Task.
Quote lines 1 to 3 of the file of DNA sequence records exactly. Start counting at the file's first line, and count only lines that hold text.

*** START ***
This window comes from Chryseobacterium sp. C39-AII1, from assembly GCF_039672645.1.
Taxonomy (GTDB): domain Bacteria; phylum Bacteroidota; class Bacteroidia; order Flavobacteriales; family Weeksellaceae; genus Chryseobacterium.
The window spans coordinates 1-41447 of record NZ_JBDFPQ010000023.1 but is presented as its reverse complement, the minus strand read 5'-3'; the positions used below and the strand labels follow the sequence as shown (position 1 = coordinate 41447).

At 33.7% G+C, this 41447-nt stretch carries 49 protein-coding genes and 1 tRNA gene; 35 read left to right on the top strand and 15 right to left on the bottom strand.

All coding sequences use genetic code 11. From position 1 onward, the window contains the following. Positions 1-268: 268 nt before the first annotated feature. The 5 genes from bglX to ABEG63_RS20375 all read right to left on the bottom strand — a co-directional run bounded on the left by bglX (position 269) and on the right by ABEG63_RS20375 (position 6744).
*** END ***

This window comes from Chryseobacterium sp. C39-AII1, from assembly GCF_039672645.1.
Taxonomy (GTDB): domain Bacteria; phylum Bacteroidota; class Bacteroidia; order Flavobacteriales; family Weeksellaceae; genus Chryseobacterium.
The window spans coordinates 1-41447 of record NZ_JBDFPQ010000023.1 but is presented as its reverse complement, the minus strand read 5'-3'; the positions used below and the strand labels follow the sequence as shown (position 1 = coordinate 41447).